Tuesday, July 5, 2022

Funds for dairy women’s development

The Government is backing a future farming programme that will help women create solutions to the challenges facing their farming families.

The Dairy Women’s Network (DWN) has secured financial support for the professional development programme through Government’s sustainable food and fibres futures (SFFF) grant funding.  

DWN chief executive Jules Benton says almost half a million dollars has been allocated to support the programme that will empower farming women to create innovative solutions to a variety of challenges and issues facing farmers.

“But the truly exciting part of this programme is the ability of those who are part of it to share their learnings with their communities and the 11,000 DWN members,” Benton says.

The primary goal of the programme is to enable and empower network members to farm for the future. 

“We want the dairy sector to grow, adapt and change out of positivity and not fear.

“We are experiencing rapid change within the primary sector, so we have developed a programme to extend the depth and breadth of farmers’ knowledge through peer-to-peer knowledge transfer and learning opportunities.”

The project will expand the the network’s business groups, focusing on members who will pilot a programme of wrap around services, developing a central knowledge hub and providing coaching to support business group leaders.

“The primary goal of the programme is to enable and empower DWN’s members to farm for the future so that our amazing sector that is experiencing rapid change can grow and adapt with a positive focus. 

“We encourage our members to challenge the status quo and this programme will allow not only that, but an on-sharing of their experiences and knowledge to help others in the group drive change in their own environments, community and businesses.”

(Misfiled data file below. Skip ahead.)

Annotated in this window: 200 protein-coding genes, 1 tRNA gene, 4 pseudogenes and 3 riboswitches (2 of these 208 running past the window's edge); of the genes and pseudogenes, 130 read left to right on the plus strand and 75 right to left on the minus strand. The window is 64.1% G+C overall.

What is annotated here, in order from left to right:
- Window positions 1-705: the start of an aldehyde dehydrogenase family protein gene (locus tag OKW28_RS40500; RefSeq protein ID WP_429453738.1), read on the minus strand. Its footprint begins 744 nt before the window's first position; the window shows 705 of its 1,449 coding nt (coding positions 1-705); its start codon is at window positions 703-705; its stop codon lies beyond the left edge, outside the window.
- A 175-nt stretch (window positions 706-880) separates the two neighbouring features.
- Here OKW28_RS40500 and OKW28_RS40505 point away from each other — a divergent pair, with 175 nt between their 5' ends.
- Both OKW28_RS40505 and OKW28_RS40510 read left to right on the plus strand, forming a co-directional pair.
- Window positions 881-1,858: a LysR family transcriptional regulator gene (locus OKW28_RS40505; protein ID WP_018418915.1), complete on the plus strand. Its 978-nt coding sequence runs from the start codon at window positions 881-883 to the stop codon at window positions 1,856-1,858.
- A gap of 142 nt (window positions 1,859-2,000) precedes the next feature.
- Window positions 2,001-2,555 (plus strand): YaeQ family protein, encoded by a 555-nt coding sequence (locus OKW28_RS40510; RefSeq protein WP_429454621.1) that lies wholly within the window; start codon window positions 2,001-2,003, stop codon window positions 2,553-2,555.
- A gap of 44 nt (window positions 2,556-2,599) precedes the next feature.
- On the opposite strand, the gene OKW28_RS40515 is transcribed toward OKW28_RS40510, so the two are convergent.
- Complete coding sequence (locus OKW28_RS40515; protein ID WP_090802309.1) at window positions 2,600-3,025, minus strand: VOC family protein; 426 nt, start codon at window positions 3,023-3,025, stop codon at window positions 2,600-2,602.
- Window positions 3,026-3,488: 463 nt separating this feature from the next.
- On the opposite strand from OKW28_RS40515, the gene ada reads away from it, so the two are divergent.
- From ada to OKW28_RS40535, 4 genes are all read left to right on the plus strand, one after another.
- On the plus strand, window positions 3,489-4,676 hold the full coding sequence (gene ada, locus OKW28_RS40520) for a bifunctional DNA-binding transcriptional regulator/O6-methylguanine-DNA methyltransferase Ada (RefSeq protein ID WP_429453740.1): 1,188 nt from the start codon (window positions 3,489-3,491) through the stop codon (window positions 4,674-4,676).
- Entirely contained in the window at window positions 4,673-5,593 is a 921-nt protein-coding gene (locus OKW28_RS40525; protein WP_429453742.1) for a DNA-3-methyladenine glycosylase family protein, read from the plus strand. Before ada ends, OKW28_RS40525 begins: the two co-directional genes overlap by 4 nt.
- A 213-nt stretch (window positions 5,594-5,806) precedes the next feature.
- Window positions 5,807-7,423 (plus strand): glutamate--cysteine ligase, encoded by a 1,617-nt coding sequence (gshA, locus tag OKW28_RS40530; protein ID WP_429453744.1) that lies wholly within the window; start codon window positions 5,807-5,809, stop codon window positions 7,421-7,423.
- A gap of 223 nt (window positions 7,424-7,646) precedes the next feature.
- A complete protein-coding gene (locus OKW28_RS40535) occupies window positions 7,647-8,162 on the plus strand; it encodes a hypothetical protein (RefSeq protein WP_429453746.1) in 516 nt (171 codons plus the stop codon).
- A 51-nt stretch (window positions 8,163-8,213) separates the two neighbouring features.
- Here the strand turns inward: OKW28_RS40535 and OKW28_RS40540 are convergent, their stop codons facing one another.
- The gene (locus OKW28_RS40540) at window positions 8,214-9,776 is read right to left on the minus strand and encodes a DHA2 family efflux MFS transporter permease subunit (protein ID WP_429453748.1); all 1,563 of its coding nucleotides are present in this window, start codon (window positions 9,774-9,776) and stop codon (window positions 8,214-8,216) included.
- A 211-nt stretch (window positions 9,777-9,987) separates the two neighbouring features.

Dairy Women’s Network chief executive Jules Benton says the programme’s primary goal is to enable members to farm for the future with a positive focus. 

Jules Benton
Dairy Women’s Network

DWN business groups consist of 10-12 members.

Right now there are seven groups across the country co-ordinated by a DWN business group leader who prepares an agenda and facilitates discussion, but the content of each meeting is set by the members.

This encourages contribution and makes sure that relevant and timely topics are addressed. 

It also ensures the members are getting value out of the time spent meeting with their group, on field trips or listening to sector experts.

“We feel there is a gap and therefore the need to continue to build on the programme and spread it wider. 

Members have joined the programme because they are individuals who create change on their farms, in their farming partnerships and within their teams, and are conduits of knowledge back into their wider communities, Benton says. 

“I truly believe that this professional development will lead to great things in our farming sector; creating knowledge, leadership and innovation to empower the industry and aid with decision making in the future.” 

Members challenge the status quo and share their experiences and knowledge to help others in the group drive change in their own environments, community and businesses. 

Through collaboration and design thinking, group members innovate and implement solutions to problems shared by their farm businesses. 

While DWN’s partner-aligned workshops focus on opportunities to upskill, Benton says the programme provides a platform for continuous learning and thought leadership determined by the needs of the members in the groups. 

The importance of the programme is to fill a gap in the current market by allowing contribution to the wider agriculture sector through undiluted thinking and innovative solutions to a variety of challenges and issues facing farmers.

“The positive effect is far-reaching, with shared knowledge and solutions filtered from the group members through their businesses, partners and farm teams to their neighbours and communities.”

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